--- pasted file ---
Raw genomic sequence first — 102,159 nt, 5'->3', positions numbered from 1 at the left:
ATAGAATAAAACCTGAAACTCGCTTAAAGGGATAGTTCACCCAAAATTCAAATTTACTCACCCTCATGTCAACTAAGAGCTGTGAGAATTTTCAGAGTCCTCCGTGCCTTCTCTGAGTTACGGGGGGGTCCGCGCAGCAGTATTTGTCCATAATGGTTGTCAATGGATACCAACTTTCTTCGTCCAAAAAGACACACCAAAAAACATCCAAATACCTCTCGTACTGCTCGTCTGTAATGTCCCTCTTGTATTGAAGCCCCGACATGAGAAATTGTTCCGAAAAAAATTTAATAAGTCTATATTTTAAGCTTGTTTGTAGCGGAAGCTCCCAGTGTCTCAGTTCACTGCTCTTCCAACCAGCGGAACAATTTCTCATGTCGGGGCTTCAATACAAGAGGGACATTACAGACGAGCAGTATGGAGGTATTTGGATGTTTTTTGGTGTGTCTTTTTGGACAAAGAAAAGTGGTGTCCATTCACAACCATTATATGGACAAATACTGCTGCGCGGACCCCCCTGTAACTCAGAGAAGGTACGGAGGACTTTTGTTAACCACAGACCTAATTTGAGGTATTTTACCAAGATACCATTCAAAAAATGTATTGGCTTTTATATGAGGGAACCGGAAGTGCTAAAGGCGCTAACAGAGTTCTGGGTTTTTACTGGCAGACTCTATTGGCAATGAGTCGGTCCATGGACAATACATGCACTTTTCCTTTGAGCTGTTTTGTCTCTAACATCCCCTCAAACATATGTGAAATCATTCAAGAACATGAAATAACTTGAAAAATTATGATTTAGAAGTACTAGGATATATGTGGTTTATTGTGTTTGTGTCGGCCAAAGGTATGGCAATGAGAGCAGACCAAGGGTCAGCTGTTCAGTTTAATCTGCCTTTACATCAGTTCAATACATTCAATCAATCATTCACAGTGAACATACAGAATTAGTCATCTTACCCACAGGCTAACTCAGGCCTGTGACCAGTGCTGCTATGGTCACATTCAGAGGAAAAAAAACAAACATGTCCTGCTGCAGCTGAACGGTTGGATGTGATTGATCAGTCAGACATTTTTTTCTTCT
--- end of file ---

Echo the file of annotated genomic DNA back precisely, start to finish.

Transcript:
Raw genomic sequence first — 102,159 nt, 5'->3', positions numbered from 1 at the left:
ATAGAATAAAACCTGAAACTCGCTTAAAGGGATAGTTCACCCAAAATTCAAATTTACTCACCCTCATGTCAACTAAGAGCTGTGAGAATTTTCAGAGTCCTCCGTGCCTTCTCTGAGTTACGGGGGGGTCCGCGCAGCAGTATTTGTCCATAATGGTTGTCAATGGATACCAACTTTCTTCGTCCAAAAAGACACACCAAAAAACATCCAAATACCTCTCGTACTGCTCGTCTGTAATGTCCCTCTTGTATTGAAGCCCCGACATGAGAAATTGTTCCGAAAAAAATTTAATAAGTCTATATTTTAAGCTTGTTTGTAGCGGAAGCTCCCAGTGTCTCAGTTCACTGCTCTTCCAACCAGCGGAACAATTTCTCATGTCGGGGCTTCAATACAAGAGGGACATTACAGACGAGCAGTATGGAGGTATTTGGATGTTTTTTGGTGTGTCTTTTTGGACAAAGAAAAGTGGTGTCCATTCACAACCATTATATGGACAAATACTGCTGCGCGGACCCCCCTGTAACTCAGAGAAGGTACGGAGGACTTTTGTTAACCACAGACCTAATTTGAGGTATTTTACCAAGATACCATTCAAAAAATGTATTGGCTTTTATATGAGGGAACCGGAAGTGCTAAAGGCGCTAACAGAGTTCTGGGTTTTTACTGGCAGACTCTATTGGCAATGAGTCGGTCCATGGACAATACATGCACTTTTCCTTTGAGCTGTTTTGTCTCTAACATCCCCTCAAACATATGTGAAATCATTCAAGAACATGAAATAACTTGAAAAATTATGATTTAGAAGTACTAGGATATATGTGGTTTATTGTGTTTGTGTCGGCCAAAGGTATGGCAATGAGAGCAGACCAAGGGTCAGCTGTTCAGTTTAATCTGCCTTTACATCAGTTCAATACATTCAATCAATCATTCACAGTGAACATACAGAATTAGTCATCTTACCCACAGGCTAACTCAGGCCTGTGACCAGTGCTGCTATGGTCACATTCAGAGGAAAAAAAACAAACATGTCCTGCTGCAGCTGAACGGTTGGATGTGATTGATCAGTCAGACATTTTTTTCTTCT